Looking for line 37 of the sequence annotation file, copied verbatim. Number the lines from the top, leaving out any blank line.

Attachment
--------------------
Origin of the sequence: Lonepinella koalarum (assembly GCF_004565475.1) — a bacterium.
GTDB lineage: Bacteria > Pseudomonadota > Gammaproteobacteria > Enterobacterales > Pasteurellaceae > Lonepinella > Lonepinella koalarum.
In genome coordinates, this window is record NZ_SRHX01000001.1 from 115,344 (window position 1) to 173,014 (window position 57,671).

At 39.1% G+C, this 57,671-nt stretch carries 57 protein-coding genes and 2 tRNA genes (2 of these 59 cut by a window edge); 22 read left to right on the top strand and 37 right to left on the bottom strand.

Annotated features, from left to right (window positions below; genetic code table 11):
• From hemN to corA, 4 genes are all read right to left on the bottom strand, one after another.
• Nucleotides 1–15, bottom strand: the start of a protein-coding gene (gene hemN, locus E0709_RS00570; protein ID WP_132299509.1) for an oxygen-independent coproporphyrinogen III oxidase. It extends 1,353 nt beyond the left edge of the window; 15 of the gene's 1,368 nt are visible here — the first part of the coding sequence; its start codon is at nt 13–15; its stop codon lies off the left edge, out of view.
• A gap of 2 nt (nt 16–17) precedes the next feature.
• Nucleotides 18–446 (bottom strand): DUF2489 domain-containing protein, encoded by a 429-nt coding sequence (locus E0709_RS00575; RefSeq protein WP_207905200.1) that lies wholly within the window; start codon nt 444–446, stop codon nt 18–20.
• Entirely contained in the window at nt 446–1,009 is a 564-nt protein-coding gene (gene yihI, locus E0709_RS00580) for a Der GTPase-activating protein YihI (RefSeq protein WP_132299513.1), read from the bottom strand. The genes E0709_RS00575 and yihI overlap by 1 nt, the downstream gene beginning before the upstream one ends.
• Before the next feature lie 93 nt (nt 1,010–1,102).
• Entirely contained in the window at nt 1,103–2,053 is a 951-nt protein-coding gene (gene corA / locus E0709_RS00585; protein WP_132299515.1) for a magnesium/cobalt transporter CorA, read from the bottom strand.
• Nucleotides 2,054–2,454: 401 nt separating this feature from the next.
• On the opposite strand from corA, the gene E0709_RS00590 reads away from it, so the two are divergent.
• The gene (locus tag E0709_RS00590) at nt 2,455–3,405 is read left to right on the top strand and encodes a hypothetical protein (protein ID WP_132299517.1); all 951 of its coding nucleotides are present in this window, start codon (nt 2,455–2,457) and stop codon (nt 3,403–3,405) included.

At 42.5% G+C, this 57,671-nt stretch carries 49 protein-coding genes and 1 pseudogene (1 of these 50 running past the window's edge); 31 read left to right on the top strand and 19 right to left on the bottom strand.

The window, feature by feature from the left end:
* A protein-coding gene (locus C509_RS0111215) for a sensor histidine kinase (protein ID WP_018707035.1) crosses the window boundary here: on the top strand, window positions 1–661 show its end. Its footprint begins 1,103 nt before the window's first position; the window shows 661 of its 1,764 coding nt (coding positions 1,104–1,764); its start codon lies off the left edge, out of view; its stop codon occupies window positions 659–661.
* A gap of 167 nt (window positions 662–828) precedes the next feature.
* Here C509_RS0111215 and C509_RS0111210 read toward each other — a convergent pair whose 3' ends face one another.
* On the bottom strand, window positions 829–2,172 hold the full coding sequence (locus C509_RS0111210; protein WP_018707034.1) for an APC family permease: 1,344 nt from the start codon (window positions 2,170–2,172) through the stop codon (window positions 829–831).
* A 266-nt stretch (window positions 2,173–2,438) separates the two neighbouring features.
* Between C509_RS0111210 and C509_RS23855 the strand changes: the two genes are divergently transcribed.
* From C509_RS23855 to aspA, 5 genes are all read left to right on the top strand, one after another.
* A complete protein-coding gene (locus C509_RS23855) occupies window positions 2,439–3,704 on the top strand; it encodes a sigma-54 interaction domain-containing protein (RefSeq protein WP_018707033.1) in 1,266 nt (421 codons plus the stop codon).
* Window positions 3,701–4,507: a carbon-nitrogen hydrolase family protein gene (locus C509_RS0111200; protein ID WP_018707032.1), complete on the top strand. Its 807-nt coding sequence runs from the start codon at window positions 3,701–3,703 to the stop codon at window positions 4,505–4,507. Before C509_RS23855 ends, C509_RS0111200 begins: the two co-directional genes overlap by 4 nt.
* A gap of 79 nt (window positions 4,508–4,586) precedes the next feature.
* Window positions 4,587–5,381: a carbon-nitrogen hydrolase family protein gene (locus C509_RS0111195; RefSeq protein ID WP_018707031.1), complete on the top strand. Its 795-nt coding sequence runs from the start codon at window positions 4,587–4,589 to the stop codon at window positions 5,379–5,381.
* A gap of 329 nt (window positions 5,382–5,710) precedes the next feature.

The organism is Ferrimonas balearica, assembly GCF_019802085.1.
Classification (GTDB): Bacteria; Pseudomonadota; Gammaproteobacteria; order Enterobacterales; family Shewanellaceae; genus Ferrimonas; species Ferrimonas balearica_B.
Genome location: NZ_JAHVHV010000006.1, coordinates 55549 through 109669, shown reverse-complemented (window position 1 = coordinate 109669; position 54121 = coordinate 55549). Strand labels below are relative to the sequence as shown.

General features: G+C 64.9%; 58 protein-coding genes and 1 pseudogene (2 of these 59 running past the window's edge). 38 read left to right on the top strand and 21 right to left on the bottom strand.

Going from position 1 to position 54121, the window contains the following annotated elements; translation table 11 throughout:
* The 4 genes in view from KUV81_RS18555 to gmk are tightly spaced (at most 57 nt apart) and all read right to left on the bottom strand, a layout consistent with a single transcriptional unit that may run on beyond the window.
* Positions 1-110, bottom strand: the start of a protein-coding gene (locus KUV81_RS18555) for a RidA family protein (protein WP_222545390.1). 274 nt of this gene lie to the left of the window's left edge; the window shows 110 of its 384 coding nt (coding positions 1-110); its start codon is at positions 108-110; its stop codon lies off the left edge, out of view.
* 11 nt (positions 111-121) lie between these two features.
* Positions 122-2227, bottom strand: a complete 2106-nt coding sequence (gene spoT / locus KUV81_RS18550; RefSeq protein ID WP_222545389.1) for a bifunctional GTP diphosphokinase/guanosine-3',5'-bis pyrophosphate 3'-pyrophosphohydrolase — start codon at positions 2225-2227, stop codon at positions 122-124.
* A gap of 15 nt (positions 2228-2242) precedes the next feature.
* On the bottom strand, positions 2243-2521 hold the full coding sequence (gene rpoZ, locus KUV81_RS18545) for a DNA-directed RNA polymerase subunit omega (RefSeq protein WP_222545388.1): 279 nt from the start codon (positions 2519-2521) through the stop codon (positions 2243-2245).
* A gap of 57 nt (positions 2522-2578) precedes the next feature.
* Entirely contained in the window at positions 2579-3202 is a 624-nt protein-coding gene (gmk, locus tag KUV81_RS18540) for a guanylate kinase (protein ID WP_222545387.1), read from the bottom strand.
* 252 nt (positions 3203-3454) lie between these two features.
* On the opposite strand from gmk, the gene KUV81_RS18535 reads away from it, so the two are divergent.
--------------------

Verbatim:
* 11 nt (positions 111-121) lie between these two features.